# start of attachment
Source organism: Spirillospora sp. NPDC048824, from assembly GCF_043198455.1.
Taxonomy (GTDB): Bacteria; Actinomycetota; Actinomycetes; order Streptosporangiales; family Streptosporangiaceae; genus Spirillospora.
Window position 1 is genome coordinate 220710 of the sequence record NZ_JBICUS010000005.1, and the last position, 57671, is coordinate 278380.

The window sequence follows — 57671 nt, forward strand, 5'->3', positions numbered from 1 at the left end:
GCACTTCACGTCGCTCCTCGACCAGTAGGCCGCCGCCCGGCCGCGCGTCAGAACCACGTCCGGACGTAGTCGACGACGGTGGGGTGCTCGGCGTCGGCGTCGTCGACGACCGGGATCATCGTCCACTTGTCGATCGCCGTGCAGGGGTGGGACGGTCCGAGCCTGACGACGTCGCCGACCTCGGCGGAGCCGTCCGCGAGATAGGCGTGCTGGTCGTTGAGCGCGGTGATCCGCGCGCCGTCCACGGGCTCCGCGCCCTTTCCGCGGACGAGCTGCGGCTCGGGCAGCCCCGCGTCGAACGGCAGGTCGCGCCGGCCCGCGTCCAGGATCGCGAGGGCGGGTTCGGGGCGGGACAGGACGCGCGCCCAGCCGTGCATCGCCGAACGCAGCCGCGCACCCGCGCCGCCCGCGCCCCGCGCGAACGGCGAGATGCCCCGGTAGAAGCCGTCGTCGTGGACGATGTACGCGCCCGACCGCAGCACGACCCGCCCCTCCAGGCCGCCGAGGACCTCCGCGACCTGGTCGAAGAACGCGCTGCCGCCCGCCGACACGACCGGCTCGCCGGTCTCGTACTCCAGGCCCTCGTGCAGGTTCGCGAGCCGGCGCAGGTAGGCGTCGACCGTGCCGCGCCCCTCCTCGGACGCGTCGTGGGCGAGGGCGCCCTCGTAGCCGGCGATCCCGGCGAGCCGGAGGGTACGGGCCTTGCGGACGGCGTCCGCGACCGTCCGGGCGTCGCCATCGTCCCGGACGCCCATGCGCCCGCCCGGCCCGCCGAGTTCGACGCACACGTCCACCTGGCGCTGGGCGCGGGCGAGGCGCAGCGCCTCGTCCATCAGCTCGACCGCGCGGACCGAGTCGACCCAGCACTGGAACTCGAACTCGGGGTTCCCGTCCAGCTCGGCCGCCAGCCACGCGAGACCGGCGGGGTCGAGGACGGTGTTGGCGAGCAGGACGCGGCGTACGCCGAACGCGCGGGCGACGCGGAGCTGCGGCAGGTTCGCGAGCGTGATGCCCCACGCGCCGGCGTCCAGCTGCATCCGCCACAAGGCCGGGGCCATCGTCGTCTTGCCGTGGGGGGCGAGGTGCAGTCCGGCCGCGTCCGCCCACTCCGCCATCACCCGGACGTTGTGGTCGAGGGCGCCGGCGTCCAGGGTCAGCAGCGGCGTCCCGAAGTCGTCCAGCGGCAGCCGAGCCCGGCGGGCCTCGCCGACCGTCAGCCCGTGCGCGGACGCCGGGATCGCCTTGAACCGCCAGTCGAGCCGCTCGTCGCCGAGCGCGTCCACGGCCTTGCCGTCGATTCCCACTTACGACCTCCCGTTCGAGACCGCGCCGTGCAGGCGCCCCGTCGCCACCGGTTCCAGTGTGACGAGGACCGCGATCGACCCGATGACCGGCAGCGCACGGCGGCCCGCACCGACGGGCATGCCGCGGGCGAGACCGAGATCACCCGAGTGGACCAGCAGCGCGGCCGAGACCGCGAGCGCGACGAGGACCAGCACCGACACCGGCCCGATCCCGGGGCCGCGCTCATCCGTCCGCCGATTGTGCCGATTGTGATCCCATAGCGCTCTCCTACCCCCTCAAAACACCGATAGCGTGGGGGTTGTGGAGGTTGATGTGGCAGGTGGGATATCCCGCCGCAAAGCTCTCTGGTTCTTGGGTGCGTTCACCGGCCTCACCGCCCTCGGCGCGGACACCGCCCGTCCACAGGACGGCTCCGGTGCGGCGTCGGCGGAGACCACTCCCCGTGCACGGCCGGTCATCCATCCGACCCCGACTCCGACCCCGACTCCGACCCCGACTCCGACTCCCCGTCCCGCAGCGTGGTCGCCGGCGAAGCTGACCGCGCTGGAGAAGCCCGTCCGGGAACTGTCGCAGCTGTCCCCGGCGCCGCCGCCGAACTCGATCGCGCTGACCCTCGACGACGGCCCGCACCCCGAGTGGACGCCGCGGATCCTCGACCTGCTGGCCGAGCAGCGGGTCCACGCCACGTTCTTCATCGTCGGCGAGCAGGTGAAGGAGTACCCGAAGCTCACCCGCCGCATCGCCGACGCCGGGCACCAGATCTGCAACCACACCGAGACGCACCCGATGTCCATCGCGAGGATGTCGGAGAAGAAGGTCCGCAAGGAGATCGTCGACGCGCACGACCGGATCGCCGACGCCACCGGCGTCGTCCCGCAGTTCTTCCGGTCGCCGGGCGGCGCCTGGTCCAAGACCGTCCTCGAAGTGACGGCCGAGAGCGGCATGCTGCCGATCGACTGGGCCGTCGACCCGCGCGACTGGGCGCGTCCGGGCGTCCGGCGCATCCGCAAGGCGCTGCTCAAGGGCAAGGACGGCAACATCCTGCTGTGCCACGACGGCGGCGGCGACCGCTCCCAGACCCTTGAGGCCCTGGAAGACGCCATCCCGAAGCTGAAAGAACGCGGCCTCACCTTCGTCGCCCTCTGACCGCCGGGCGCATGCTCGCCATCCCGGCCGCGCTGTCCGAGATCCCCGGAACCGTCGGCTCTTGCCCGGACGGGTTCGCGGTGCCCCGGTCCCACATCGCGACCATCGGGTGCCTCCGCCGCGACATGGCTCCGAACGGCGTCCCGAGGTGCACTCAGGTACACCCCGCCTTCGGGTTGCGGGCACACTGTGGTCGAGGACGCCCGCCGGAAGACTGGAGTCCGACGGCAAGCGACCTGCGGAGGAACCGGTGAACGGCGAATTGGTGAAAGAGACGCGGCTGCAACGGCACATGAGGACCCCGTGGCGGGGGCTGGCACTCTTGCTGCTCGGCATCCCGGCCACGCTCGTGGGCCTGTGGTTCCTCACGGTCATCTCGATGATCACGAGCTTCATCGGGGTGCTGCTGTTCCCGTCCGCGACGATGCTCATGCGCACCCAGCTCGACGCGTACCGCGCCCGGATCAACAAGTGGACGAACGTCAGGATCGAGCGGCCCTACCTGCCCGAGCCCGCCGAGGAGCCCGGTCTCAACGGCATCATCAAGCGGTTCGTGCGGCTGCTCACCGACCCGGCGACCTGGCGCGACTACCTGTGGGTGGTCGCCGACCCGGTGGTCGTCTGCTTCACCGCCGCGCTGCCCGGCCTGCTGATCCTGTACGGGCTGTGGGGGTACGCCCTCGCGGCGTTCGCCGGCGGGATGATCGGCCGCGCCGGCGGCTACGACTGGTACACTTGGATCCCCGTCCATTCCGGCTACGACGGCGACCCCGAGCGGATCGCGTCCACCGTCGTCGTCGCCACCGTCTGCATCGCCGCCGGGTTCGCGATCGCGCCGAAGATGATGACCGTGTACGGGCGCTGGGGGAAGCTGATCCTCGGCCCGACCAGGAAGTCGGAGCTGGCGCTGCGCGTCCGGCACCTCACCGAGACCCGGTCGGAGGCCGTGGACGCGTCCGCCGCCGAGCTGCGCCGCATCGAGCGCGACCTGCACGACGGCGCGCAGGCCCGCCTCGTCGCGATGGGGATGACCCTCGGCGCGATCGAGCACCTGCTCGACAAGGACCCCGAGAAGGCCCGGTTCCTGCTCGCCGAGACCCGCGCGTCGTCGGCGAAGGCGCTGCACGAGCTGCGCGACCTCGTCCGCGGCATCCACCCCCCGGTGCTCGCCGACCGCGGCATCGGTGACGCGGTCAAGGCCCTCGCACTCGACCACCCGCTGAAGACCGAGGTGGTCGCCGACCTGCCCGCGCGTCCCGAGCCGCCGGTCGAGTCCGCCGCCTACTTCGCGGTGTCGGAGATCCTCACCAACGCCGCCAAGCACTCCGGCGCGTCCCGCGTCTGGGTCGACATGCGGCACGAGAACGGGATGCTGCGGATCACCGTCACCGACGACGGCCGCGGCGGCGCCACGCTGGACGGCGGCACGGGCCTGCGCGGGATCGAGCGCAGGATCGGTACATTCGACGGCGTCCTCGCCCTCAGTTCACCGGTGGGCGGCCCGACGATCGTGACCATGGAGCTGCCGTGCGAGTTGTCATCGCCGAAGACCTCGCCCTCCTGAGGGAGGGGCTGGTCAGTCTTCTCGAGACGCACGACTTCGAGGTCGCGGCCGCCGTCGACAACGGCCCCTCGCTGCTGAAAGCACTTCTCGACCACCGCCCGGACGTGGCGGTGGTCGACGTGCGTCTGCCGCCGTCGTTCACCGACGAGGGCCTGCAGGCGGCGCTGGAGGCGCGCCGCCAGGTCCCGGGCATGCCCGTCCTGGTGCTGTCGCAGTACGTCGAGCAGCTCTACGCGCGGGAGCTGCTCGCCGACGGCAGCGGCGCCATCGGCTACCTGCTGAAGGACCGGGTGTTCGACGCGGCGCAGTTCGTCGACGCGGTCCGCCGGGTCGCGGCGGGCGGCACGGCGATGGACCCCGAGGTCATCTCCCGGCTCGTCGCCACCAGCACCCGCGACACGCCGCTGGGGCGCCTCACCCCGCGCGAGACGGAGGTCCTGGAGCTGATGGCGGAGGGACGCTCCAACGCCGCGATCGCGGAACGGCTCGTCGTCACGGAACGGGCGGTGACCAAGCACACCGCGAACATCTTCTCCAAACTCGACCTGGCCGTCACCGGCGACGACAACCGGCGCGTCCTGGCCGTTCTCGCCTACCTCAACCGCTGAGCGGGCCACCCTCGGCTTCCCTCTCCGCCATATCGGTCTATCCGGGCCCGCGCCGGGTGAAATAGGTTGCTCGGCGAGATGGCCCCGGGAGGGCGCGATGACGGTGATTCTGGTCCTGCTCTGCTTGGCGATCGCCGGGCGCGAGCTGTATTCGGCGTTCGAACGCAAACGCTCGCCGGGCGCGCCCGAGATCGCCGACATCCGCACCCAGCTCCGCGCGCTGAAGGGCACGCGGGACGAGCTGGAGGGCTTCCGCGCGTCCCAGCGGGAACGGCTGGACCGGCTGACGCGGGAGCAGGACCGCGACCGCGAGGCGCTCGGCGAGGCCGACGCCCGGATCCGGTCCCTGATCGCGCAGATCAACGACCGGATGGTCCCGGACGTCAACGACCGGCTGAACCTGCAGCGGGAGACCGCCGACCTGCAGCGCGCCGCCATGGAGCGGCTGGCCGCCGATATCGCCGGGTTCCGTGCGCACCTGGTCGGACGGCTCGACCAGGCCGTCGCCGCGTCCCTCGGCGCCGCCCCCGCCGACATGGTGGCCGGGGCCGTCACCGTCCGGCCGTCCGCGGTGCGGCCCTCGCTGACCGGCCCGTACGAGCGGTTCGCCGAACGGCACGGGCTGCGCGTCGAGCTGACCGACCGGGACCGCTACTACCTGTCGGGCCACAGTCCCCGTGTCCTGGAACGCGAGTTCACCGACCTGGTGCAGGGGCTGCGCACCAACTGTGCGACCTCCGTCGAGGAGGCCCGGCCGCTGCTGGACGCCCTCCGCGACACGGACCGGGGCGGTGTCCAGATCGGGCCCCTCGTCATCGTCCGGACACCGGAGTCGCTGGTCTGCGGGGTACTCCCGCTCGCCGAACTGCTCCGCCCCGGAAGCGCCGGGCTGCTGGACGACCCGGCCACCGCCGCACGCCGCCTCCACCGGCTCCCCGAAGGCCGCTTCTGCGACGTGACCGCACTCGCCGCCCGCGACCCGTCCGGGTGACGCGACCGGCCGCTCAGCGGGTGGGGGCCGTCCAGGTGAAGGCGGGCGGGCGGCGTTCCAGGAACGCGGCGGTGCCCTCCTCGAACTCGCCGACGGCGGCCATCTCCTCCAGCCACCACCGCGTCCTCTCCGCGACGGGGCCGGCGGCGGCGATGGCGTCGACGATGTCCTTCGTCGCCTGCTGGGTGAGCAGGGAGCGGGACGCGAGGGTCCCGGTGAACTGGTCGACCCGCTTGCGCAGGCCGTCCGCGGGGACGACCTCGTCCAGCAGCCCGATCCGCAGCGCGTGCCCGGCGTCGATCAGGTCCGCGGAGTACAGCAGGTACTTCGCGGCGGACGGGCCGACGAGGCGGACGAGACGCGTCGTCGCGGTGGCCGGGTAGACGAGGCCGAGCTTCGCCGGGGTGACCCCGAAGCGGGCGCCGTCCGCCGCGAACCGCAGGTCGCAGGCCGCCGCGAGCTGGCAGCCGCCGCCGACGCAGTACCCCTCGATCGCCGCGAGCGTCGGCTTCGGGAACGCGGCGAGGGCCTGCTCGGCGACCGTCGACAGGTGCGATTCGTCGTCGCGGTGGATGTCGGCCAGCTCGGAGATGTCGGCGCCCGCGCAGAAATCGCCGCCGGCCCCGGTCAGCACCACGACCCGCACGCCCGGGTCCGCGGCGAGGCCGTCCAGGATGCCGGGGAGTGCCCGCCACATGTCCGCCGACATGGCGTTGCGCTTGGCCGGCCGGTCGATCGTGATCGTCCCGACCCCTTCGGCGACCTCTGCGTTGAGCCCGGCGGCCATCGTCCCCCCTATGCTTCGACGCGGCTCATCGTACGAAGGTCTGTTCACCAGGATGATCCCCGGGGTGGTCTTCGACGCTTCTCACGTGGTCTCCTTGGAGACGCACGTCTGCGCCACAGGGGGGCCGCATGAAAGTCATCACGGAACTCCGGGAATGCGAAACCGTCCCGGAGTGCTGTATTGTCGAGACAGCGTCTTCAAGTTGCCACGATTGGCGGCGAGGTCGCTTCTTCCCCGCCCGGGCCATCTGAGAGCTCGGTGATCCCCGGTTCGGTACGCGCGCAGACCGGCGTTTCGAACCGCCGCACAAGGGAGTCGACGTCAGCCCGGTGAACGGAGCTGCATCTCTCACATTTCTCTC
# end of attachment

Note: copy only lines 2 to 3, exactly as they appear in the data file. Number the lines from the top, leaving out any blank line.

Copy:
Taxonomy (GTDB): Bacteria; Actinomycetota; Actinomycetes; order Streptosporangiales; family Streptosporangiaceae; genus Spirillospora.
Window position 1 is genome coordinate 220710 of the sequence record NZ_JBICUS010000005.1, and the last position, 57671, is coordinate 278380.